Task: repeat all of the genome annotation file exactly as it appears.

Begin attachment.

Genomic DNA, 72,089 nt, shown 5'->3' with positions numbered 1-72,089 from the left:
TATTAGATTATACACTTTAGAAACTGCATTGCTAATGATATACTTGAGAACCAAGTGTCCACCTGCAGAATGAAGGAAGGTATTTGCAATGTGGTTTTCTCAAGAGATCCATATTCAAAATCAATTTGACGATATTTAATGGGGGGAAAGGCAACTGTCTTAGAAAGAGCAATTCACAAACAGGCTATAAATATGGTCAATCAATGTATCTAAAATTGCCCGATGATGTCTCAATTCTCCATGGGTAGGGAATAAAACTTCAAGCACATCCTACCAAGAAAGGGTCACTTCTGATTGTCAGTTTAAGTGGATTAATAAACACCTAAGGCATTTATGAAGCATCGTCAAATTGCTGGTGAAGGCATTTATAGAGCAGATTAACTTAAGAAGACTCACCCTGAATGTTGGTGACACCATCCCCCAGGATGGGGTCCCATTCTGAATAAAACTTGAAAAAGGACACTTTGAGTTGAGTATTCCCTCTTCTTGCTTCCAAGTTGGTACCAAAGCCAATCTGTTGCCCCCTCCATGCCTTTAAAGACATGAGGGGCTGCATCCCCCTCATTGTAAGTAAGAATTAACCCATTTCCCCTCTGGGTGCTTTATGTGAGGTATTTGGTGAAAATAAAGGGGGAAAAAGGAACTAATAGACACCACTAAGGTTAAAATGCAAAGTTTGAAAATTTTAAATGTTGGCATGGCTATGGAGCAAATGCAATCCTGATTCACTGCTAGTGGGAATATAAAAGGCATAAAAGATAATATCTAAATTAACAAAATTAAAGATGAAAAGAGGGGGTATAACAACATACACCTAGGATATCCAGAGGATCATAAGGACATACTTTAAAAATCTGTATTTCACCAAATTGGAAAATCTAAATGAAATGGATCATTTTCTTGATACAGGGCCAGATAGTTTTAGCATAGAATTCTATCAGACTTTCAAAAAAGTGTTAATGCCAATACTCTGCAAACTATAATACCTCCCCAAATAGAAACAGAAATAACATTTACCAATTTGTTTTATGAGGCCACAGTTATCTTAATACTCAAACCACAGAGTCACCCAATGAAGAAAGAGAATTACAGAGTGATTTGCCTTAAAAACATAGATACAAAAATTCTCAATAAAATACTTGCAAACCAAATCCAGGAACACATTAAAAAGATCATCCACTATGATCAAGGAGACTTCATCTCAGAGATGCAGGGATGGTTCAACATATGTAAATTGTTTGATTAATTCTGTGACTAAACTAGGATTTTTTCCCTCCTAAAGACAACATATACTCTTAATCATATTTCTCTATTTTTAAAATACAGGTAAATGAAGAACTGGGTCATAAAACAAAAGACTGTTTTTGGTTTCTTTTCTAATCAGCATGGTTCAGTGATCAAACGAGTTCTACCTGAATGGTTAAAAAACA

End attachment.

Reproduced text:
Genomic DNA, 72,089 nt, shown 5'->3' with positions numbered 1-72,089 from the left:
TATTAGATTATACACTTTAGAAACTGCATTGCTAATGATATACTTGAGAACCAAGTGTCCACCTGCAGAATGAAGGAAGGTATTTGCAATGTGGTTTTCTCAAGAGATCCATATTCAAAATCAATTTGACGATATTTAATGGGGGGAAAGGCAACTGTCTTAGAAAGAGCAATTCACAAACAGGCTATAAATATGGTCAATCAATGTATCTAAAATTGCCCGATGATGTCTCAATTCTCCATGGGTAGGGAATAAAACTTCAAGCACATCCTACCAAGAAAGGGTCACTTCTGATTGTCAGTTTAAGTGGATTAATAAACACCTAAGGCATTTATGAAGCATCGTCAAATTGCTGGTGAAGGCATTTATAGAGCAGATTAACTTAAGAAGACTCACCCTGAATGTTGGTGACACCATCCCCCAGGATGGGGTCCCATTCTGAATAAAACTTGAAAAAGGACACTTTGAGTTGAGTATTCCCTCTTCTTGCTTCCAAGTTGGTACCAAAGCCAATCTGTTGCCCCCTCCATGCCTTTAAAGACATGAGGGGCTGCATCCCCCTCATTGTAAGTAAGAATTAACCCATTTCCCCTCTGGGTGCTTTATGTGAGGTATTTGGTGAAAATAAAGGGGGAAAAAGGAACTAATAGACACCACTAAGGTTAAAATGCAAAGTTTGAAAATTTTAAATGTTGGCATGGCTATGGAGCAAATGCAATCCTGATTCACTGCTAGTGGGAATATAAAAGGCATAAAAGATAATATCTAAATTAACAAAATTAAAGATGAAAAGAGGGGGTATAACAACATACACCTAGGATATCCAGAGGATCATAAGGACATACTTTAAAAATCTGTATTTCACCAAATTGGAAAATCTAAATGAAATGGATCATTTTCTTGATACAGGGCCAGATAGTTTTAGCATAGAATTCTATCAGACTTTCAAAAAAGTGTTAATGCCAATACTCTGCAAACTATAATACCTCCCCAAATAGAAACAGAAATAACATTTACCAATTTGTTTTATGAGGCCACAGTTATCTTAATACTCAAACCACAGAGTCACCCAATGAAGAAAGAGAATTACAGAGTGATTTGCCTTAAAAACATAGATACAAAAATTCTCAATAAAATACTTGCAAACCAAATCCAGGAACACATTAAAAAGATCATCCACTATGATCAAGGAGACTTCATCTCAGAGATGCAGGGATGGTTCAACATATGTAAATTGTTTGATTAATTCTGTGACTAAACTAGGATTTTTTCCCTCCTAAAGACAACATATACTCTTAATCATATTTCTCTATTTTTAAAATACAGGTAAATGAAGAACTGGGTCATAAAACAAAAGACTGTTTTTGGTTTCTTTTCTAATCAGCATGGTTCAGTGATCAAACGAGTTCTACCTGAATGGTTAAAAAACA